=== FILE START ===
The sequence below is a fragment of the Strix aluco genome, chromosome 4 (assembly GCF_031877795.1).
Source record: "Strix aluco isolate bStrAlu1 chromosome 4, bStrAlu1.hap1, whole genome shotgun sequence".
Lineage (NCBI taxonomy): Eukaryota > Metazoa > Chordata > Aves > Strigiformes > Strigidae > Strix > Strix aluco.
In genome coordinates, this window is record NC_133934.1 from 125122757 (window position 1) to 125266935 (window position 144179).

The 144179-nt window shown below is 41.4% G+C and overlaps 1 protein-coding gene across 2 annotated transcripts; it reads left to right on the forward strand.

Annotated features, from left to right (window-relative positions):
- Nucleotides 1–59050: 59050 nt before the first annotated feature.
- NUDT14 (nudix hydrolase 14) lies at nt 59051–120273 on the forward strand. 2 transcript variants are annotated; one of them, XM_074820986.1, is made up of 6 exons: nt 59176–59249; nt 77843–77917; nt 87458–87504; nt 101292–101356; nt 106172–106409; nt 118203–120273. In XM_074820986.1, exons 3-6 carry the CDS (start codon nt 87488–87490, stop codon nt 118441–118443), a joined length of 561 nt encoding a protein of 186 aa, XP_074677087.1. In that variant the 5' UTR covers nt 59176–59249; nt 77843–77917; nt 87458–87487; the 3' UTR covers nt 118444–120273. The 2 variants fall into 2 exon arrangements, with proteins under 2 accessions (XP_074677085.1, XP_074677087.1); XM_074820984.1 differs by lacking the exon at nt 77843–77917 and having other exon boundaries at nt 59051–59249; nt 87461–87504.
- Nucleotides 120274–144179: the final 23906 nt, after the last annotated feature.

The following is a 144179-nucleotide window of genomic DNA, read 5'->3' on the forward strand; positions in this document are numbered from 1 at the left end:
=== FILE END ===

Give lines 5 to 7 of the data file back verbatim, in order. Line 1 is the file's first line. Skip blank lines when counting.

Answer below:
The 144179-nt window shown below is 41.4% G+C and overlaps 1 protein-coding gene across 2 annotated transcripts; it reads left to right on the forward strand.

Annotated features, from left to right (window-relative positions):
- Nucleotides 1–59050: 59050 nt before the first annotated feature.